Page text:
Chengzhu (William) Xu
Applied Mathematics, University of Waterloo
Wave-Mean Flow Interaction and Its Applications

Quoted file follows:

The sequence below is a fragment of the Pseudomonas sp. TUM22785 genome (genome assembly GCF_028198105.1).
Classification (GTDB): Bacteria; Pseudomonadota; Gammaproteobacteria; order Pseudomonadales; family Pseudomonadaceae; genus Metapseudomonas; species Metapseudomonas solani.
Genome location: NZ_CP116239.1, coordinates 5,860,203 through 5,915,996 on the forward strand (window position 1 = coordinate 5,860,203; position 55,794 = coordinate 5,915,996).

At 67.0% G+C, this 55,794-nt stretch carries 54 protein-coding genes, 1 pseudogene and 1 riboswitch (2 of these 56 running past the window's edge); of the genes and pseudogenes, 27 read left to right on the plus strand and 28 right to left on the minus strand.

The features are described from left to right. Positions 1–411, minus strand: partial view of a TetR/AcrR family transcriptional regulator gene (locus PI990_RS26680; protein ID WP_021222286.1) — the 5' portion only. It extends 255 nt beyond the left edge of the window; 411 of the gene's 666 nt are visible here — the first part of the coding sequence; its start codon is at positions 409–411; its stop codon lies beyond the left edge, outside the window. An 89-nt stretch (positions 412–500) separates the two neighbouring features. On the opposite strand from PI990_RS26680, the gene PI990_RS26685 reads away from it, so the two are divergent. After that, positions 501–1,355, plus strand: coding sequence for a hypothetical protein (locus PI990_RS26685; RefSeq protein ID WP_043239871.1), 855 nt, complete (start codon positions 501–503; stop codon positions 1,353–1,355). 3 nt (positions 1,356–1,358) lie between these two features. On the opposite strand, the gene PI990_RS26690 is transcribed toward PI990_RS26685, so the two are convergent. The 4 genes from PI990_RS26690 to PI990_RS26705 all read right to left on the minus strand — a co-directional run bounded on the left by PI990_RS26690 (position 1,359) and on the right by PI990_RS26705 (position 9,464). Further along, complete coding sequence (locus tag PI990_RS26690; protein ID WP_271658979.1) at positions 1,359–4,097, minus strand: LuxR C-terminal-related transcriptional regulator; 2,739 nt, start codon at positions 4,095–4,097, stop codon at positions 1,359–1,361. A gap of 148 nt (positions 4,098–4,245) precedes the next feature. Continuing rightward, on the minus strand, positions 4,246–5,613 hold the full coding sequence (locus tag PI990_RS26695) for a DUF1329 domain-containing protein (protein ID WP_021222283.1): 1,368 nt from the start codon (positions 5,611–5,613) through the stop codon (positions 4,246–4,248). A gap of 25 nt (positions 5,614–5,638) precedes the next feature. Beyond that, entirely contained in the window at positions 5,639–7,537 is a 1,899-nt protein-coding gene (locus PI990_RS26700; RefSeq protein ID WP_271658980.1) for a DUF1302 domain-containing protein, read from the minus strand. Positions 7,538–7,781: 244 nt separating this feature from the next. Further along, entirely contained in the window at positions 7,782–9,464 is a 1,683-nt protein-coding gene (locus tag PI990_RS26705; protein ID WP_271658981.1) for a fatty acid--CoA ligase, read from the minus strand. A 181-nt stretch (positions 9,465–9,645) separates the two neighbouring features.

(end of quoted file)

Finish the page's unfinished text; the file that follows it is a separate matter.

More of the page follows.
A common practice in the study of environmental and geophysical fluid dynamics is to divide the overall flow field into a mean flow and a departure from the mean flow, often referred to as a wave. Because of the various length and time scales involved, interaction between the waves and the mean flow leads to a number of phenomena. Here, we study wave-mean flow interaction in two different areas, internal wave dynamics and large-scale atmospheric circulation. For internal waves, the mathematical formulation is based on the WKB theory. It is well developed for a weakly nonlinear environment, but less so for a fully nonlinear environment. For this part of the project, we investigate internal wave dynamics with numerical simulations performed of a fully nonlinear background flow, which cannot be expressed in analytical form. For large-scale atmospheric circulation, wave-mean flow interaction leads to the Eliassen-Palm theorem, which describes the dynamics controlling the response of the extratropical atmospheric circulation to climate perturbations, for example wave teleconnections originating in the tropics. In this part of the project, we examine two different topics, the linear interference effects and Rossby wave critical layer dynamics. While wave-mean flow interaction is used to describe fluid flow in different context, the general conclusion is the same in both cases: energy exchange between the waves and the mean flow occurs while the wave action (or wave activity) is conserved.